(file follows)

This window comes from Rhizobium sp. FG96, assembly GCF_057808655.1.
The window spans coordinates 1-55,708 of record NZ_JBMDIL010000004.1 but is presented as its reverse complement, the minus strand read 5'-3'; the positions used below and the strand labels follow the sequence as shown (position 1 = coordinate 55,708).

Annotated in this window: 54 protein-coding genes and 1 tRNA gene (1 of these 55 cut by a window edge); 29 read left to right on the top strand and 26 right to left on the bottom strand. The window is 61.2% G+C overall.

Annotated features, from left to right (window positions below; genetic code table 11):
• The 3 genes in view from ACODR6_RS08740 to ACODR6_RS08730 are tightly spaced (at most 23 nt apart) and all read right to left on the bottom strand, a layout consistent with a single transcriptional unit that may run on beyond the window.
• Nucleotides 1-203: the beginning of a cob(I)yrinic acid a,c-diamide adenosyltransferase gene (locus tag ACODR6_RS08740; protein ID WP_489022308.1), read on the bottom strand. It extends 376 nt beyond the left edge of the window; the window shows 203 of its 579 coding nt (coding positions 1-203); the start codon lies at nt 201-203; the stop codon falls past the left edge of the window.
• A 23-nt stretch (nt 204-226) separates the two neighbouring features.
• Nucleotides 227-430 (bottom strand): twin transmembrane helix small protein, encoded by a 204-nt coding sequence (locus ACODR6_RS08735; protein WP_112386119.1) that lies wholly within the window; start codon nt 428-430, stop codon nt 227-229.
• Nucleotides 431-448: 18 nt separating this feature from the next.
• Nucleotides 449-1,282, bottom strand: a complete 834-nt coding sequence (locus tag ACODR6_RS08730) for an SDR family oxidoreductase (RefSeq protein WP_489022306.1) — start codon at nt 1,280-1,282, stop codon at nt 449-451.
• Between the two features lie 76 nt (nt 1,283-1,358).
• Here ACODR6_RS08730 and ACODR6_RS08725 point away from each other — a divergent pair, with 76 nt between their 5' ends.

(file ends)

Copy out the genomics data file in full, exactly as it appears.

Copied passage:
This window comes from Rhizobium sp. FG96, assembly GCF_057808655.1.
The window spans coordinates 1-55,708 of record NZ_JBMDIL010000004.1 but is presented as its reverse complement, the minus strand read 5'-3'; the positions used below and the strand labels follow the sequence as shown (position 1 = coordinate 55,708).

Annotated in this window: 54 protein-coding genes and 1 tRNA gene (1 of these 55 cut by a window edge); 29 read left to right on the top strand and 26 right to left on the bottom strand. The window is 61.2% G+C overall.

Annotated features, from left to right (window positions below; genetic code table 11):
• The 3 genes in view from ACODR6_RS08740 to ACODR6_RS08730 are tightly spaced (at most 23 nt apart) and all read right to left on the bottom strand, a layout consistent with a single transcriptional unit that may run on beyond the window.
• Nucleotides 1-203: the beginning of a cob(I)yrinic acid a,c-diamide adenosyltransferase gene (locus tag ACODR6_RS08740; protein ID WP_489022308.1), read on the bottom strand. It extends 376 nt beyond the left edge of the window; the window shows 203 of its 579 coding nt (coding positions 1-203); the start codon lies at nt 201-203; the stop codon falls past the left edge of the window.
• A 23-nt stretch (nt 204-226) separates the two neighbouring features.
• Nucleotides 227-430 (bottom strand): twin transmembrane helix small protein, encoded by a 204-nt coding sequence (locus ACODR6_RS08735; protein WP_112386119.1) that lies wholly within the window; start codon nt 428-430, stop codon nt 227-229.
• Nucleotides 431-448: 18 nt separating this feature from the next.
• Nucleotides 449-1,282, bottom strand: a complete 834-nt coding sequence (locus tag ACODR6_RS08730) for an SDR family oxidoreductase (RefSeq protein WP_489022306.1) — start codon at nt 1,280-1,282, stop codon at nt 449-451.
• Between the two features lie 76 nt (nt 1,283-1,358).
• Here ACODR6_RS08730 and ACODR6_RS08725 point away from each other — a divergent pair, with 76 nt between their 5' ends.